ence She assumed the office of Benefactress of men and
exercised the divine and fraternal love enkindled in her
heart. These petitions the Most High accepted with
greater pleasure than the prayers of all the saints and
angels and this pleasure of God was also made known
to Her, who was created to be the Mother of God. She
perceived the love of God and his desire to descend from
heaven in order to redeem men, though She knew not
how it should be consummated. It was befitting that
God should feel Himself impelled to hasten his coming
on account of the prayers and petitions of this Crea
ture ; since it was principally for the love of Her that He
came, and since in Her body He was to assume human
flesh, accomplish the most admirable of all his works,
and fulfill the end of all other creatures.
234. She also prayed at the moment of her Concep
tion for her natural parents, Joachim and Anne, whom
She knew in God before She had seen them in the body.
Immediately She exercised the virtues of love, reverence
and gratitude of a daughter, acknowledging them as the
secondary causes of her natural being. She made many
other petitions in general and for particular objects. By
aid of the infused science given to Her, She began to
compose songs of gratitude in her mind and heart for
having, at the portal of life, found the precious drachm,
which we all have lost in our first beginning (Luke 15,
9). She found the grace, which issued forth to meet
her (Eccli. 15, 2), She found the Divinity, which met
Her at the threshold of her existence (Sap. 6, 15). Her
faculties of body and soul found, at the instant of her
creation, the most noble Object, which attracted and en
tranced them; for they were created solely for It, and,
as they were to be hers entirely, it was proper also that
the first fruits of their activity, which were the knowl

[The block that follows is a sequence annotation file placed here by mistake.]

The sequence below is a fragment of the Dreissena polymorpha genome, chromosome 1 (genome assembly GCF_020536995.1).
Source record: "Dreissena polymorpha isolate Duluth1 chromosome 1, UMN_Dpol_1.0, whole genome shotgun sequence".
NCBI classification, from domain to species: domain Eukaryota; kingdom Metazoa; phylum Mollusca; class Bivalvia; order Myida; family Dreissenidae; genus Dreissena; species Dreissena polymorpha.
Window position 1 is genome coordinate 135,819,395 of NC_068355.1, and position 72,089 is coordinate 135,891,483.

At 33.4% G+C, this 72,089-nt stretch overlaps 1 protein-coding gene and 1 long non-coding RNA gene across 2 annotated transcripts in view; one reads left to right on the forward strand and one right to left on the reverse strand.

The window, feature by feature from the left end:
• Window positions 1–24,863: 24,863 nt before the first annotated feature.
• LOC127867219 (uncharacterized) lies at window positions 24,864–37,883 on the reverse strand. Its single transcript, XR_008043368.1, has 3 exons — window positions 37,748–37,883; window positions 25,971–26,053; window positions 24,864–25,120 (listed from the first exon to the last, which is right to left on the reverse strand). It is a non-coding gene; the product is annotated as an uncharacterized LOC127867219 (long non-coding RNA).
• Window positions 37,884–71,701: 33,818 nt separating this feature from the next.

edge and love of God, should be devoted to that Object.
In this Queen there was no existence without knowledge
of God, no knowledge without love, and no love with
out its merit. Nor was there in Her anything small, or
measured merely by the common laws or by the general
rules. Great was She altogether and great did She come
forth from the hands of the Most High in order to pro
ceed and arrive at such an excellence of being, that God
alone would be greater. Oh how beautiful were those
steps of thine, Daughter of the King, since with thy first
one Thou didst reach the Godhead ! ( Cant. 7,1). Twice
beautiful wert Thou, for thy grace and beauty! (Cant.
4, 1). Heavenly are thine eyes (Cant. 7, 5), and thy
thoughts are like the kingly carmine, since Thou hast en
raptured his heart and hast made Him Prisoner by a
thread of thy hair (Cant. 4, 9) and drawn Him captured
by the love of thy virginal womb and heart.
235. There in truth the spouse of the King did sleep,
while her heart was awake (Cant 5, 2). There those
bodily faculties, which scarcely had yet attained their
natural form and had not yet seen the material light,
were asleep, and that heavenly heart, more marvelous on
account of the greatness of its gifts than by the smallness
of its size, was watching in the chamber of her